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Three motorcyclists received varying jail sentences for dangerous driving and 2-year driving bans, after the trio recorded themselves performing high-speed stunts on one of their head cameras. (Sussex Police)

Three motorcyclists received jail sentences for dangerous driving and two-year driving bans after using a head-mounted camera to record themselves performing high-speed stunts.

Sussex Police in the U.K. said they’d been looking into reports of dangerous driving and a collision since April. They eventually tracked down motorcyclist Thomas Ettridge and his head-mounted GoPro camera.

Police seized his footage, which contained a number of potentially “shocking” disastrous motorcycle stunts, Sussex police said in a written statement. These included one of the motorcyclists popping a wheelie at nearly 130 km/h in a 60 km/h zone.

All three men were subsequently charged with dangerous driving.

Police released the footage last week after the three men involved pleaded guilty in a U.K. court on Nov. 20. Police Const. Chris Welsh said “this has been a shocking investigation into some of the fastest and most dangerous motorcycling I have ever come across.

“The speeds and general aggressive manner of the riding identified are simply ridiculous and leave no room for error should the slightest of issues have occurred."

Officers released the footage to the public “to raise awareness of the real risks associated with dangerous driving.”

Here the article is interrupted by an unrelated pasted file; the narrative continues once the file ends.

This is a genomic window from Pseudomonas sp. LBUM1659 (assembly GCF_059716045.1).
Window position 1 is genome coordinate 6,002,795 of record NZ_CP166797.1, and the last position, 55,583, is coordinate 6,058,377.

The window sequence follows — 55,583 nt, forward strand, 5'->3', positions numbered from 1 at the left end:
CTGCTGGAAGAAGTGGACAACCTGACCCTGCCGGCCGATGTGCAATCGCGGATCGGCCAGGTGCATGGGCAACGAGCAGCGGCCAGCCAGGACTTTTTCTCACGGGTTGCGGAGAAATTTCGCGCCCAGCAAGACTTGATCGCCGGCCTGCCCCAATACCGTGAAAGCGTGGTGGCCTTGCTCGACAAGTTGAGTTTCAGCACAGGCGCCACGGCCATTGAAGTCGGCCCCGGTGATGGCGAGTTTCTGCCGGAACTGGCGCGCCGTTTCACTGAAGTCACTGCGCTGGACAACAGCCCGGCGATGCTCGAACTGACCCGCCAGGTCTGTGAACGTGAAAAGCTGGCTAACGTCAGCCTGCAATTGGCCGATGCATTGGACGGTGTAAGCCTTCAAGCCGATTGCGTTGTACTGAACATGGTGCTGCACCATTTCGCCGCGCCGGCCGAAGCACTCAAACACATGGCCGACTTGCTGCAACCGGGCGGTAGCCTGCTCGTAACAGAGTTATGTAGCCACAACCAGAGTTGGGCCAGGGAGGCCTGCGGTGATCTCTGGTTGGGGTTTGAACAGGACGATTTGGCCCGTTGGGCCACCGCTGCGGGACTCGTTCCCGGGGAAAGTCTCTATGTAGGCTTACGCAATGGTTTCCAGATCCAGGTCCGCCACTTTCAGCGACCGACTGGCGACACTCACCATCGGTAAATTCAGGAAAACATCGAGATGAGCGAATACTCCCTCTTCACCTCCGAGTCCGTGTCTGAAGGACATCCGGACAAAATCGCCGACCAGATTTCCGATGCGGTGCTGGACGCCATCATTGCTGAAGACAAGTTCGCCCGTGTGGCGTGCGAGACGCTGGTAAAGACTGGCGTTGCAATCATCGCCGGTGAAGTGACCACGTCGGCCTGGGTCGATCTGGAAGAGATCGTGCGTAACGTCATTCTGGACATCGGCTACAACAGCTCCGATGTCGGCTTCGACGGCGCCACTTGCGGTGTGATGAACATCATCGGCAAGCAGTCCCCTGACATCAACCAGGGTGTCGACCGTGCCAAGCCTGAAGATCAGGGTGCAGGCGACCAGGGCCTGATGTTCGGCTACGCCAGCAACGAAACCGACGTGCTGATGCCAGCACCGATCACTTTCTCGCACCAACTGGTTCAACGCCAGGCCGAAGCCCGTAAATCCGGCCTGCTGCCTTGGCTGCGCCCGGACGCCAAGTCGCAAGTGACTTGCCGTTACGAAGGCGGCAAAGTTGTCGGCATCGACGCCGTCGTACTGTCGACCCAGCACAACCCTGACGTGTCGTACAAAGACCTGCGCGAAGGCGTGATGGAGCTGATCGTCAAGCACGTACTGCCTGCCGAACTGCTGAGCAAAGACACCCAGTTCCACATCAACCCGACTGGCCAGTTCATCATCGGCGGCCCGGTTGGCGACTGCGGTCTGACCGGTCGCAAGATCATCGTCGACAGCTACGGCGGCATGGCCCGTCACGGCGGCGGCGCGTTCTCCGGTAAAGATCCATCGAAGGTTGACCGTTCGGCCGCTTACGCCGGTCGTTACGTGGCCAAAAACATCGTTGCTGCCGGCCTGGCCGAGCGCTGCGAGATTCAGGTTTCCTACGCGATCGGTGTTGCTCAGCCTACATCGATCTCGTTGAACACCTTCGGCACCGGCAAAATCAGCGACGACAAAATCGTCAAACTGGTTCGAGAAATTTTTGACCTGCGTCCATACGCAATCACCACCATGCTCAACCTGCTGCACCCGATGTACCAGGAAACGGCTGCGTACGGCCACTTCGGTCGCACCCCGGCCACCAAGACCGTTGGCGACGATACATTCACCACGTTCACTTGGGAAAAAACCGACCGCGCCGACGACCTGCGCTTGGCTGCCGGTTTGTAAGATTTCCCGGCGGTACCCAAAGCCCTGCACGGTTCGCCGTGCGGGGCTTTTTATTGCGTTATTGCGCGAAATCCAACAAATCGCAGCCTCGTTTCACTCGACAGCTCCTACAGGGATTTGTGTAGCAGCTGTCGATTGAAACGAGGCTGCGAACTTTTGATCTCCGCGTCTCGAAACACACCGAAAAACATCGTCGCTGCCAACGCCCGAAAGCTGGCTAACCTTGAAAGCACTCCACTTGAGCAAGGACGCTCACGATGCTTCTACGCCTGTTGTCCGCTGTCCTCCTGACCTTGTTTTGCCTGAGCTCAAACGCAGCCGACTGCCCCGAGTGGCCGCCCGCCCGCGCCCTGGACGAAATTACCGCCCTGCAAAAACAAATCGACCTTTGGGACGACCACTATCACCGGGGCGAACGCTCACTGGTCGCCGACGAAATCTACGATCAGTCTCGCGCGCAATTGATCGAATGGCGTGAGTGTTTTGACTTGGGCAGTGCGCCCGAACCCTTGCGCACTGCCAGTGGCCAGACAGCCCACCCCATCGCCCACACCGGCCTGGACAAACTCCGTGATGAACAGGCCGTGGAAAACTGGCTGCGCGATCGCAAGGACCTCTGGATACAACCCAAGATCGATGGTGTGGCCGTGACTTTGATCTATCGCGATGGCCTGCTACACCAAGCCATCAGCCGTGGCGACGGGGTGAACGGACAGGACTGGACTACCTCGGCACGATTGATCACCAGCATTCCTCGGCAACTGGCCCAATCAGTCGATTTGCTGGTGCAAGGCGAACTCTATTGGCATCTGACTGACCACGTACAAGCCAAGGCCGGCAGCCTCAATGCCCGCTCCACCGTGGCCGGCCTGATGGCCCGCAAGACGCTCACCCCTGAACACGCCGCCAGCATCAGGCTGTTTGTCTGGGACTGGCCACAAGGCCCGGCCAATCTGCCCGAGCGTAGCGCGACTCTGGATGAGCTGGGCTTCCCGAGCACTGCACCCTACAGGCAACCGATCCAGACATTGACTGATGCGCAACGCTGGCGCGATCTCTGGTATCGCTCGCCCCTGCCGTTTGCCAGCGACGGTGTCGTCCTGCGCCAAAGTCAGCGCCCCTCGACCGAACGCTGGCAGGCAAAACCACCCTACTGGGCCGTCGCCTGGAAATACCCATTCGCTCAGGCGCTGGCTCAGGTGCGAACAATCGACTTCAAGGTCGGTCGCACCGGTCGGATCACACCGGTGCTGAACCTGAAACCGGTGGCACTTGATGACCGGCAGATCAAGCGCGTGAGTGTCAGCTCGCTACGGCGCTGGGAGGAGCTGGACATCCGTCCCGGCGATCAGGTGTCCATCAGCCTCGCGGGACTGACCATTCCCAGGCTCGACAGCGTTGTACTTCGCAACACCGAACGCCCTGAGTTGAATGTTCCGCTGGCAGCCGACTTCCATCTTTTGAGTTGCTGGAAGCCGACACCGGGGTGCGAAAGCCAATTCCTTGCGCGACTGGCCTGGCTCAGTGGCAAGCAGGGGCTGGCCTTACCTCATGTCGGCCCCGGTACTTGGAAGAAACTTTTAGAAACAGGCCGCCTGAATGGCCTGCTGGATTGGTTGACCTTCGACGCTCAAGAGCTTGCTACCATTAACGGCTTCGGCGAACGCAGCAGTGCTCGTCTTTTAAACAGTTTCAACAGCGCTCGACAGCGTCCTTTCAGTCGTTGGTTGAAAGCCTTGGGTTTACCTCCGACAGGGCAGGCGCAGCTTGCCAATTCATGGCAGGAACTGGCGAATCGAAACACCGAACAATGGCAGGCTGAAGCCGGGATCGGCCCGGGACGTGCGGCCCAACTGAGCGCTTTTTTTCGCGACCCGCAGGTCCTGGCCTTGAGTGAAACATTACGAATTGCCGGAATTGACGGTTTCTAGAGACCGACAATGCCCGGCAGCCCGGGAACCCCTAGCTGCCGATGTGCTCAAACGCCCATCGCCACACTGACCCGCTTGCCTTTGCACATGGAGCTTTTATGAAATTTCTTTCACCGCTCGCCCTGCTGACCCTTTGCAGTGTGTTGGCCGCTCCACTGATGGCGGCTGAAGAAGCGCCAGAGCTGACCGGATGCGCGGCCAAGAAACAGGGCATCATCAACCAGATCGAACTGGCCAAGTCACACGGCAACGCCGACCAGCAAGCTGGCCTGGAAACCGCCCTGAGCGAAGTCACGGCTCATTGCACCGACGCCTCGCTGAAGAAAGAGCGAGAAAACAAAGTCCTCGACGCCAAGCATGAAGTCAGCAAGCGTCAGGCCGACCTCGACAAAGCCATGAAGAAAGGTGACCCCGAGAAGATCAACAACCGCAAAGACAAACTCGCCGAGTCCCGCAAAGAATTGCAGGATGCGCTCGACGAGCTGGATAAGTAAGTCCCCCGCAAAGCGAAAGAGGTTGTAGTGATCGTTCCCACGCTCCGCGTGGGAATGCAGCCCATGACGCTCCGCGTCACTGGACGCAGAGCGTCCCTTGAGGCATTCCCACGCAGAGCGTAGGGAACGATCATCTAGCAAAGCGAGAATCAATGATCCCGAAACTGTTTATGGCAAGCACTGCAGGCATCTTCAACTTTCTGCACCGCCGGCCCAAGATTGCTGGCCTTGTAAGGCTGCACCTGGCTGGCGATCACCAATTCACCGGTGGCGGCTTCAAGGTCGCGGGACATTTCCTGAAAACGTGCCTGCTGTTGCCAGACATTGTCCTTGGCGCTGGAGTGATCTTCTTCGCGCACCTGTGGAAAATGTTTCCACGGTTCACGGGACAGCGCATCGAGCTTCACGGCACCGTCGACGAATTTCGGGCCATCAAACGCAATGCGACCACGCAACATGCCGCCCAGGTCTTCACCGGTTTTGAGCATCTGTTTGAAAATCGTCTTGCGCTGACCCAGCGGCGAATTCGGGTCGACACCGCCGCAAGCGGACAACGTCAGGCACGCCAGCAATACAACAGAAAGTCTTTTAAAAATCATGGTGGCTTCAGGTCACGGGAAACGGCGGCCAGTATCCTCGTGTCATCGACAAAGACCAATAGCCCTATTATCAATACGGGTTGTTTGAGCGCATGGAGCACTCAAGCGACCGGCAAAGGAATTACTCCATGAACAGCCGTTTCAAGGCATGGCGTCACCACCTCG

“The speeds and general aggressive manner of the riding identified are simply ridiculous and leave no room for error should the slightest of issues have occurred,” police said.

“Not only are the riders risking their own lives, but also those of the other road users around them throughout these journeys,” it continued, noting that the trio’s “sentencing should act as a stark reminder of the consequences of such behavior on the roads in Sussex."

Ettridge, Thomas Hayden and Matthew McLaven received sentences of 10 months, six months and four months respectively. All three motorists are also banned from driving for at least two years.

During their police interview, each of the men admitted the “manner of their riding fell far below the standard of a careful and competent motorist, and they showed remorse for their actions.”

The judge who ruled their cases described the motorcyclists’ actions as “colossally stupid and massively selfish” and said it was “nothing more than good fortune that (they) were not killed or injured”.